ElasTest ambition

Software testing is one of the most complex and less understood areas of software engineering. When creating software, the testing process commonly accounts for the highest fraction of costs, efforts and time-to-market of the whole software development lifecycle. For example, in the testing book of Mili and Tchier it is reported that the creation of Windows Server 2003 required around 2,000 engineers for analysis and development but 2,400 for testing. This situation is getting worse with the emergence of highly distributed and interconnected heterogeneous environments (i.e. Systems in the Large, SiL) and the appropriate testing of SiL is becoming prohibitive for many software and service providers.

This is a deterrent of innovation and generates relevant risks in society given the pervasiveness of software in most human activities. This situation is mainly caused by complexity effects. When a software under test (SuT) grows in N lines of code, the complexity of its tests do not grow proportionally as these new N lines may generate potentially many new interactions. Hence, software grows linearly but its complexity may grow exponentially.

As introduced before, a SiL is an aggregation of systems in the small (SiS). Hence, following the same logic, when integrating a new SiS in a SiL the final testing costs are significantly over the ones of testing independently the comprising SiS. This effect is well known in software engineering and it is illustrated in the next figure.

ElasTest Objectives

Our assumption is that SiL grow through the aggregation of SiS that interact following some orchestration rules. Hence, we hypothesize that the appropriate orchestration of T-Jobs should also enable the validation of the interactions among such functions. As a result, in the ideal case (i.e. test orchestration effort being zero) the marginal cost of testing a new added function should be constant (red line on right picture) and the total costs of SiL testing should grow linearly (red line on left picture). In current state of the art (SotA), test orchestration technologies are not popular and are created in ad-hoc manners, reason why the interactions are typically tested manually driving to increasing marginal costs (blue line on right picture) and super-linear total costs (blue on the left).

As it can be observed in the previous figure, in an ideal world in whick SiS do not interact inside a SiL (solid red line), the testing costs might be growing linearly with the size of the SiL (left picture) and the marginal costs of testing would be constant (right picture). However, in reality (solid blue line) the costs of testing grow super-linearly (left picture) as the marginal cost of testing is not constant (right picture) due to the complex interactions within the SiL. In this context, our ambition is to approach as much as possible to that ideal situation basing on ElasTest ideas.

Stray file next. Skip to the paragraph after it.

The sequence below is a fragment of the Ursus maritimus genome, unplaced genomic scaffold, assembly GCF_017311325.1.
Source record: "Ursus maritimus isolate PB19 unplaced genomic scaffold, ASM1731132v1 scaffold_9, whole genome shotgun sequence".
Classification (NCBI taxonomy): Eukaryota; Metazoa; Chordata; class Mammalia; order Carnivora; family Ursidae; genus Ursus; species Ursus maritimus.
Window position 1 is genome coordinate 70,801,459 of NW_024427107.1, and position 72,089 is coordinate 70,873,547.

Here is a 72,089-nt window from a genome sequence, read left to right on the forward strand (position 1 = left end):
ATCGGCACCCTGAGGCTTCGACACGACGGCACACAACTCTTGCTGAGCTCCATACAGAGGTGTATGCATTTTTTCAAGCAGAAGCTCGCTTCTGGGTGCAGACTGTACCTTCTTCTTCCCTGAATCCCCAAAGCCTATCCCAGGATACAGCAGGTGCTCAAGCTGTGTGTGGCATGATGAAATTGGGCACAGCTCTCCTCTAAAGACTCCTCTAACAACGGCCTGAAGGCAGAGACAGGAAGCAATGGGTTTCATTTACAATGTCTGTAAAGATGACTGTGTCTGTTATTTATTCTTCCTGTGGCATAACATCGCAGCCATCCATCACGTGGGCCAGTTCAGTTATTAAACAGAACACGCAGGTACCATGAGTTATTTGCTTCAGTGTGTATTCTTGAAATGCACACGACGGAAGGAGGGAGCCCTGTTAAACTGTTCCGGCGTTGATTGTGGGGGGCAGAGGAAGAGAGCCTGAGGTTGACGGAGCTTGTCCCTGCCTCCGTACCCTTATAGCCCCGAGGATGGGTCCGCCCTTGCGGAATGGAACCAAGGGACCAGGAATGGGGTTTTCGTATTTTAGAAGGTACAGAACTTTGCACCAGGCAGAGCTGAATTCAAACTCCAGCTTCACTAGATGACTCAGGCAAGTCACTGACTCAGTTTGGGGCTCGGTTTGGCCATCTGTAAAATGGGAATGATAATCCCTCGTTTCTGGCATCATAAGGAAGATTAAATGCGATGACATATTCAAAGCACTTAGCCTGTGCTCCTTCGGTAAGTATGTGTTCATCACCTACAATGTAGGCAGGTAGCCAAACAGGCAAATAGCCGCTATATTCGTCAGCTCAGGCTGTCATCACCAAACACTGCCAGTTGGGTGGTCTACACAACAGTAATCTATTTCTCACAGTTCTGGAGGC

ElasTest ambition is to evolve SotA creating novel test orchestration technologies and to get as close as possible to such ideal.

ElasTest progresses beyond the state of the art

ElasTest will provide relevant advances beyond SotA both from a scientific and from an innovation perspective. The following table summarizes such advances.

Current SotA Expected SotA evolutions
Test orchestration

No notion of orchestration

Limited methods or tools for testing SiL

Strong assumptions on tests and/or SuT

Hard integration with CI tools

Solid orchestration notation (topology)

Systematic Divide-and-conquer testing of SiL

No assumptions on tests or SuT

Ready to be used with CI tools

Non-functional testing

Non-functional testing is a challenge

Poor tools and methodologies

Ad-hoc non-reusable code required

No tests for costs or energy

No tools for multimedia QoE testing

No tools for IoT QoS testing

Non-functional testing is a feature

Powerful tool and methodology

Reusable orchestration logic

Ready for costs and energy testing

Ready for QoE multimedia testing

Ready for QoS testing in IoT environments

Security testing

Simple client/server configuration testing

Specific to a vulnerability of application

Limited protocol semantics

Crash oracle

Support for multiple entities

Generic Security Check as a Service framework

Fine-grained protocol grammar language

Fine-grained oracles

GUI automation and impersonation

GUI user impersonation

Poor tools for code re-usability

User + sensor + device impersonation

Reusable SaaS test support services

Monitoring and Runtime verification

Methodologies and tools for testing SiS

Monitors are monolithic

No mechanism for monitor coordination

No mechanism for large fragmented logs

Methodologies and tools for testing SiL

Full orchestration of monitors

Language for monitor orchestration

Algorithms for large and fragmented logs

Machine Learning applications to testing

Focus on automating processes

Work on lab and controlled environments

Focus on supporting the tester in:

  • a) design of new test cases
  • b) orchestration of test cases

Work on real-world SiL

Cognitive Q&A Systems

Powerful tool for knowledge reusability,

but never applied to software testing

Q&A for designing T-Jobs

Q&A for designing orchestration

Q&A for test design strategy

Full testing knowledge reusability


Only available in specific clouds

May require special permissions

Fragmented non-uniform APIs

Infrastructure-independent capabilities

Available for all cloud users

Coherent unified and uniform API